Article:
High-resolution imaging is vital for the pre-operative evaluation for ETV. The radiologist must report the presence of the Liliquist membrane and other thin membranes and webs in the interpeduncular and prepontine cisterns, as non-recognition may result in ETV failure. Dincer et al studied 134 cases of hydrocephalus with preoperative evaluation using conventional and high resolution sequences.14 They found that 20% of cases originally diagnosed as communicating hydrocephalus demonstrated small intraventricular webs on 3D CISS images. In 32% of cases, CISS images changed the treatment plan: an ETV was performed in patients originally planned for shunting.

In addition, the radiologist should report the location of the basilar artery in relation to the third ventricular floor to prevent inadvertent injury. The endoscopic surgical trajectory extends from the frontal horn, through the foramen of Monro to the third ventricle. The surgeon pierces the third ventricular floor, blind to subjacent structures. Post-operative evaluation of ventriculostomy patency and evaluation in the setting of recurrent symptoms also benefits from MR imaging. High resolution sequences such as SPACE, phase contrast MRI, or TimeSLIP demonstrate CSF flow or obstruction at the surgical site (Figure 6).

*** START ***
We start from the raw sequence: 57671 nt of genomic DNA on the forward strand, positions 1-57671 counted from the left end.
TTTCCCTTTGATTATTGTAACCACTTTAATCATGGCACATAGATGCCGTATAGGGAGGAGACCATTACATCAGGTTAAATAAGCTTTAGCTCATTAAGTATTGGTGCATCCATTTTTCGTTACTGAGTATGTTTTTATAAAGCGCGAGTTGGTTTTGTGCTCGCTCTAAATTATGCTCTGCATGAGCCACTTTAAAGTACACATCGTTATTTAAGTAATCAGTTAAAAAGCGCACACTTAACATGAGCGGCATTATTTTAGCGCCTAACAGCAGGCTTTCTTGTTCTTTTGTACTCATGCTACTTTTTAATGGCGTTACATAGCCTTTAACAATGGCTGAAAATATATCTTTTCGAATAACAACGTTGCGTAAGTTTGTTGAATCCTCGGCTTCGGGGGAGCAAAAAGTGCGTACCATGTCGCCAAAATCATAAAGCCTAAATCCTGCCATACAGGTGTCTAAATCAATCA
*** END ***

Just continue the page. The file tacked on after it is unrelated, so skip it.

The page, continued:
Non-communicating extraventricular hydrocephalus

The term of “communicating” hydrocephalus is now controversial: the prevailing thought that nearly all hydrocephalus is obstructive (non-communicating) has limited the entities that fall under this heading to normal pressure hydrocephalus, low pressure hydrocephalus, and CSF overproduction. Pathologies that produce CSF obstruction between the fourth ventricular outlet and arachnoid granulations fall under the heading of “non-communicating extra-ventricular” hydrocephalus. Hemorrhage, infection, and leptomeningeal spread of tumor are the most common etiologies that result in this type of hydrocephalus.

Subarachnoid and Intraventricular hemorrhage

Post-hemorrhagic hydrocephalus may be the result of subarachnoid hemorrhage, intraventricular hemorrhage, or traumatic brain injury. Hydrocephalus in these cases increases morbidity and disability independent of the inciting event. Nearly all patients require surgical shunt placement emergently, and many require permanent ventricular catheters.15

Vasospasm, re-hemorrhage, and hydrocephalus are the most common complications of aneurysmal subarachnoid hemorrhage (aSAH). aSAH results in acute and/or chronic hydrocephalus in up to 37% of cases and worsens prognosis.15,16 Aneurysm rupture in the posterior circulation more frequently results in hydrocephalus than rupture in the anterior circulation (Figure 7).17